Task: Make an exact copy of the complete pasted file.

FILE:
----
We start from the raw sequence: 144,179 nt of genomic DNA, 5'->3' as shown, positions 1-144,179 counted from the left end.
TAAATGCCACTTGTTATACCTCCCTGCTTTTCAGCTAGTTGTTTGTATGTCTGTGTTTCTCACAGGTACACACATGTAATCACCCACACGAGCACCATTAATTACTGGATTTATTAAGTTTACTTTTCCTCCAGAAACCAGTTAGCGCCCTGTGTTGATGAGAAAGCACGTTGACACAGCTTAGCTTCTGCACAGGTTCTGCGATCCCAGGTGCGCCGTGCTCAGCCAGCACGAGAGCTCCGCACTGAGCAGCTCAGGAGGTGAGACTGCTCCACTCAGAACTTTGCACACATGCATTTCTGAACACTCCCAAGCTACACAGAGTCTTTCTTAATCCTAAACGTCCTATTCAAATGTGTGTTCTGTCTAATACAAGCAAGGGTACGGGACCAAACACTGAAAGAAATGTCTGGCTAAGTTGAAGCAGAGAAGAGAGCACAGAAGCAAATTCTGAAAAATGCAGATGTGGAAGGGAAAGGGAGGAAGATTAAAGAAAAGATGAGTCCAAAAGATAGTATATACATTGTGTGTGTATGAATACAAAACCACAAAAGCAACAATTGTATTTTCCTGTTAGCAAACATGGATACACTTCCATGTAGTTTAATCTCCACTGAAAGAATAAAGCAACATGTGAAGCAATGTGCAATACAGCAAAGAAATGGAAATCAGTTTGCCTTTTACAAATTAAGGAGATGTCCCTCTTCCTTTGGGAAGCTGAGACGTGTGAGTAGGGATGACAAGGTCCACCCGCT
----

We start from the raw sequence: 144,179 nt of genomic DNA, 5'->3' as shown, positions 1-144,179 counted from the left end.
TAAATGCCACTTGTTATACCTCCCTGCTTTTCAGCTAGTTGTTTGTATGTCTGTGTTTCTCACAGGTACACACATGTAATCACCCACACGAGCACCATTAATTACTGGATTTATTAAGTTTACTTTTCCTCCAGAAACCAGTTAGCGCCCTGTGTTGATGAGAAAGCACGTTGACACAGCTTAGCTTCTGCACAGGTTCTGCGATCCCAGGTGCGCCGTGCTCAGCCAGCACGAGAGCTCCGCACTGAGCAGCTCAGGAGGTGAGACTGCTCCACTCAGAACTTTGCACACATGCATTTCTGAACACTCCCAAGCTACACAGAGTCTTTCTTAATCCTAAACGTCCTATTCAAATGTGTGTTCTGTCTAATACAAGCAAGGGTACGGGACCAAACACTGAAAGAAATGTCTGGCTAAGTTGAAGCAGAGAAGAGAGCACAGAAGCAAATTCTGAAAAATGCAGATGTGGAAGGGAAAGGGAGGAAGATTAAAGAAAAGATGAGTCCAAAAGATAGTATATACATTGTGTGTGTATGAATACAAAACCACAAAAGCAACAATTGTATTTTCCTGTTAGCAAACATGGATACACTTCCATGTAGTTTAATCTCCACTGAAAGAATAAAGCAACATGTGAAGCAATGTGCAATACAGCAAAGAAATGGAAATCAGTTTGCCTTTTACAAATTAAGGAGATGTCCCTCTTCCTTTGGGAAGCTGAGACGTGTGAGTAGGGATGACAAGGTCCACCCGCT